'Susan was a suicide risk'- forensic psychiatrist hired by Jason Rohde

2018-06-11 17:29
Susan Rohde. (Image via Facebook)

Susan Rohde. (Image via Facebook)

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Susan Rohde's personality, history, symptoms and difficulties after finding out about her husband Jason's affair made her a suicide risk, a forensic psychiatrist told the Western Cape High Court on Monday.

"In a psychiatric sense… I disagree with her psychologist that she was not a suicide risk. I think she was a suicide risk, but I can't say at all what happened [that night]," said Dr Larissa Panieri-Peter, a defence witness.

Judge Gayaat Salie-Hlophe pointed out that Panieri-Peter did not have the same benefit that Susan's clinical psychologist, Jane Newcombe, had in being able to consult with her.

Panieri-Peter formed her professional opinion after being hired by the defence to do a "psychological autopsy" of Susan, following her death at the Spier Wine estate hotel on July 24, 2016.

Her mandate was also to look at factors that may or may not be congruent with suicide.

READ: Rohde trial: 10 things the defence says the State pathologist missed

Rohde has pleaded not guilty to charges of killing his wife and staging a suicide by hanging her body on the back of their hotel bathroom door.

Panieri-Peter did a psychiatric evaluation of Rohde in September 2016 and spent a combined 20 hours between then and January this year interviewing him.

She said she had looked at numerous documents and interviewed one of their daughters, mutual friends of the couple, their marriage counsellor Carol Nader, and individual psychologists to help form her opinion.

Susan's family and some of her friends declined her invite to be interviewed.

The forensic psychologist took the court through her 43-page report, revealing how those around Susan had noticed changes in her mood, behaviour and appearance in the months leading up to her death.

'She wanted world to just see good side of her and her family'

She was told that Susan had gone from being an ardent anti-smoker her whole life to taking up smoking shortly before her death; along with swearing more, having conflict with others and being noted as unusually flirtatious.

Salie-Hlophe said she was concerned that Panieri-Peter's report stated what other people had reported to her.

The judge later added that she felt the witness had overstepped by not sticking to her professional opinion. 

"I am not sure, with the greatest respect, if it is your role to set out what was previously testified. That is the role of the court," she said.

Panieri-Peter apologised and said that was never her intention.

Moving to her professional opinion, she said: "With all the information I have from multiple sources, including my interpretation, I would say that she had major depression with the specifiers of anxious distress and mixed moods. That alone increased her risk of suicide very significantly."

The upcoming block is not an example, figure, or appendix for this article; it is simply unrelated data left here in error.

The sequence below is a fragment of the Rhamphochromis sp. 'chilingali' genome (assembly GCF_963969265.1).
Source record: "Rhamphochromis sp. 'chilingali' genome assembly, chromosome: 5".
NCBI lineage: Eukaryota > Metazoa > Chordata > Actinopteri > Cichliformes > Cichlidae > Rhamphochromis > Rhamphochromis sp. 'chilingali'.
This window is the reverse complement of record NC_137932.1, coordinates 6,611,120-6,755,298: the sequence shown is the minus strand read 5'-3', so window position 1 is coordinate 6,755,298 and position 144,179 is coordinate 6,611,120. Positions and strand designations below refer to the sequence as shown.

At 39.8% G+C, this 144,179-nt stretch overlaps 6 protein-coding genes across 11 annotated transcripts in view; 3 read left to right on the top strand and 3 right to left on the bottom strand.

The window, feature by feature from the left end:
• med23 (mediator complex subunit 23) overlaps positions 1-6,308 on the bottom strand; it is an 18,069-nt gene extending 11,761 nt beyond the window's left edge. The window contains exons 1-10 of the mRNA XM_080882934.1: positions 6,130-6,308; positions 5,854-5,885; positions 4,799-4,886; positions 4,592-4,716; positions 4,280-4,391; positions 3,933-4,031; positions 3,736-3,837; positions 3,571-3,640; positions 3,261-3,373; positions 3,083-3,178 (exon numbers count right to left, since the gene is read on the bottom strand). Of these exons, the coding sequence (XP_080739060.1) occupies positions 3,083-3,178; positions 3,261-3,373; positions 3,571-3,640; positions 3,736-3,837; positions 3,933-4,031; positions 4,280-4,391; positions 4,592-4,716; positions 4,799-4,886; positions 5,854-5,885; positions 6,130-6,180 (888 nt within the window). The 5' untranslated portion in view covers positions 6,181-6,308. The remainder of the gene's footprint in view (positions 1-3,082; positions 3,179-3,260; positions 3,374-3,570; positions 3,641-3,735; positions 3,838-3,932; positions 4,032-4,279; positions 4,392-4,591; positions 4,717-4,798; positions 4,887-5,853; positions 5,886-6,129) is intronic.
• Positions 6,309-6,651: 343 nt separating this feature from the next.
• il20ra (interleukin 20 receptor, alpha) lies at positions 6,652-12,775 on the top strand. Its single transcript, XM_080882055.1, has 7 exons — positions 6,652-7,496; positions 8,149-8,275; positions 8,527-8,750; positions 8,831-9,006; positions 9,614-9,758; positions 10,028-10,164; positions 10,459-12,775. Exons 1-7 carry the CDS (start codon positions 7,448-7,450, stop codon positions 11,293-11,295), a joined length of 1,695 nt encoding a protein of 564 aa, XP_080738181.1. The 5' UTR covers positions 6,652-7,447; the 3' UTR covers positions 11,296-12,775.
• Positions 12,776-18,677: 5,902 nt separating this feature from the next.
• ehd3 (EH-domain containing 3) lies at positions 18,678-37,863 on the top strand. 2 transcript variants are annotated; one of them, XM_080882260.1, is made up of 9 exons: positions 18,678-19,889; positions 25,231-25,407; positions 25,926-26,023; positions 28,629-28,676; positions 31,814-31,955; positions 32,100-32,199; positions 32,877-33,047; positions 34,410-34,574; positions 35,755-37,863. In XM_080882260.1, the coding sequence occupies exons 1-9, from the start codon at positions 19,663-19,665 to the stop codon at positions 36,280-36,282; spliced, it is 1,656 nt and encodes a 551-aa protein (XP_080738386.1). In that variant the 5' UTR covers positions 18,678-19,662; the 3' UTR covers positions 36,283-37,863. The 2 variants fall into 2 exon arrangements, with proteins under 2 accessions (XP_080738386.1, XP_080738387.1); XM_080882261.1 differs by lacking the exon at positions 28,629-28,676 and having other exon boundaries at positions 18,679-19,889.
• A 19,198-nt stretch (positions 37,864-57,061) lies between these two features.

She said Susan had numerous psychological vulnerabilities and a dramatic change in her demeanour.

"These were a personality that was high energy, on the go, busy. She naturally didn't sleep for very long, she was a person who had some insecurities, she was a perfectionist, she wanted the world to just see the good side of her and her family."

She said Susan was socially isolated because she did not share things that were painful to her with others.

Panieri-Peter said she may have had some genetic risk factors for mood disorder.

'It gives a very sad picture of Susan'

She then turned to the weekend that the couple attended the Lew Geffen Sotheby's International Realty annual conference at Spier.

"What she really wanted to achieve that weekend was that everyone would see that she and her husband were together, that she would prove to herself that she had won over the mistress [Jolene Alterskye]," said Panieri-Peter.

Instead, the circumstances appeared to have been the "absolute crushing opposite" of what she had hoped for.

She said that rather than proving "to the world and herself that she had won", it became obvious to Susan that Jason was still seeing his mistress and had been lying to her.

The court was referred to Susan calling Newcombe shortly before her death to express anxiety about the weekend and shaking hands with Jolene. It had taken about 10 minutes to calm her down over the phone.

Salie-Hlophe said: "The impression I got was that Susan was very much in control and had a far more positive rapport with her psychologist than what you are setting out here.

"It comes across as if Susan was feeling very positive about herself, but what you are relaying here is very negative. If I read your conclusion, it gives a very sad picture of Susan." 

Panieri-Peter said it was unfortunate that Newcombe and Nader had not spoken or consulted about Susan with each other.

Her testimony will resume on Tuesday.


Read more on:    susan rohde

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